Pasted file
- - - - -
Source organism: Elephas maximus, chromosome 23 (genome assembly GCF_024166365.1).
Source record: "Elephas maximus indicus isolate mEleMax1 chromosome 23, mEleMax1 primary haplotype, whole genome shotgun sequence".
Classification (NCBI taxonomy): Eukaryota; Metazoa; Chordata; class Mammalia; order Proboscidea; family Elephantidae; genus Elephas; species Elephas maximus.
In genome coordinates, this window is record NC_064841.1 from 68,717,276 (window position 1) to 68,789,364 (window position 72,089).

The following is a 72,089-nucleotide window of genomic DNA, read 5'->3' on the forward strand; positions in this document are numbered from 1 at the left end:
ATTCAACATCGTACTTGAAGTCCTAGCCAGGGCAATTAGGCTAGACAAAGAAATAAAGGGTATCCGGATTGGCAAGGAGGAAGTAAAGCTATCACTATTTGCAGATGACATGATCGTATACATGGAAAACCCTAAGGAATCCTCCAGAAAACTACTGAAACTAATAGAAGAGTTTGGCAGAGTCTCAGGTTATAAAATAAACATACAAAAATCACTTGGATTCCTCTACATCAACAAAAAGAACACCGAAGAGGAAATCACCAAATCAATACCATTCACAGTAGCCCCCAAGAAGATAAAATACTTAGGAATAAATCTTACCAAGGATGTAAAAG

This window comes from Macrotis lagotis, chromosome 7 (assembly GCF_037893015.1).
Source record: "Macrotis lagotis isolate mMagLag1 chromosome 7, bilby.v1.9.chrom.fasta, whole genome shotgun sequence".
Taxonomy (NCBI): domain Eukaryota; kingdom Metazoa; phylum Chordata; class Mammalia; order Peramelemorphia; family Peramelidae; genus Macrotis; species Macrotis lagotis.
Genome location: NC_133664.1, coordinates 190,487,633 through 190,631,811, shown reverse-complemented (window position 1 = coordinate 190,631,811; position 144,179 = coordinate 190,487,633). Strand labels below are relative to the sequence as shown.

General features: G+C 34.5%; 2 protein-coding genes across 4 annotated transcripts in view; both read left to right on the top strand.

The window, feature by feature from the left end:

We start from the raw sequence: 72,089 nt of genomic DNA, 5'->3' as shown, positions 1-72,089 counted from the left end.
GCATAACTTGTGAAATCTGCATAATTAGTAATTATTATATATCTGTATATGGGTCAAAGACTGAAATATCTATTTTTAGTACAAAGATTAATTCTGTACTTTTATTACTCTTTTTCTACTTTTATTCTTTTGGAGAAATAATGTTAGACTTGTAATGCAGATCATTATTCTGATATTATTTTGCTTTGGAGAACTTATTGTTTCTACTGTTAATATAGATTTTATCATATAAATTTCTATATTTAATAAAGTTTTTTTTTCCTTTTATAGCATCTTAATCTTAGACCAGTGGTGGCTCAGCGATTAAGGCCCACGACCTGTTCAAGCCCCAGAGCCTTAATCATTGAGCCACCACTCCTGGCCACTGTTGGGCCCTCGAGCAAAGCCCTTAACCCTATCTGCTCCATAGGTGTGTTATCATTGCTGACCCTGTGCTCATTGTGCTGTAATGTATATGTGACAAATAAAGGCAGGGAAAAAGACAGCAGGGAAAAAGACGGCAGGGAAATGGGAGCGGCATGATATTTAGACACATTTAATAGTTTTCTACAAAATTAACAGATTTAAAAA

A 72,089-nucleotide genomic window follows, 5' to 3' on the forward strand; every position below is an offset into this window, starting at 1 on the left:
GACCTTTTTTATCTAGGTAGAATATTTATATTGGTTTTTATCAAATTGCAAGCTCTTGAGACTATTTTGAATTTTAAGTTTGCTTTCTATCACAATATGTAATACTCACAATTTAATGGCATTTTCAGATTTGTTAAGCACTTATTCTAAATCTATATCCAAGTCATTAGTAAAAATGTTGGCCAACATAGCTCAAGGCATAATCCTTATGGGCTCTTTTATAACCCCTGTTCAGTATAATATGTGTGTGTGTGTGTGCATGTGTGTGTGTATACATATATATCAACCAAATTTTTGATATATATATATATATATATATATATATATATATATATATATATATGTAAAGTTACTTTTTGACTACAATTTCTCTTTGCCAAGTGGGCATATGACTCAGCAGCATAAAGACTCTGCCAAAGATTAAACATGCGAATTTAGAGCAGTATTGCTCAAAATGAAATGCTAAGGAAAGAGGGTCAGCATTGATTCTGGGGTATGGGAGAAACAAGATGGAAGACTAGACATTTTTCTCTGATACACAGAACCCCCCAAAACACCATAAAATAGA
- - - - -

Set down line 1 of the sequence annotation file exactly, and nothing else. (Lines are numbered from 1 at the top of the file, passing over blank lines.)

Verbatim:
Source organism: Elephas maximus, chromosome 23 (genome assembly GCF_024166365.1).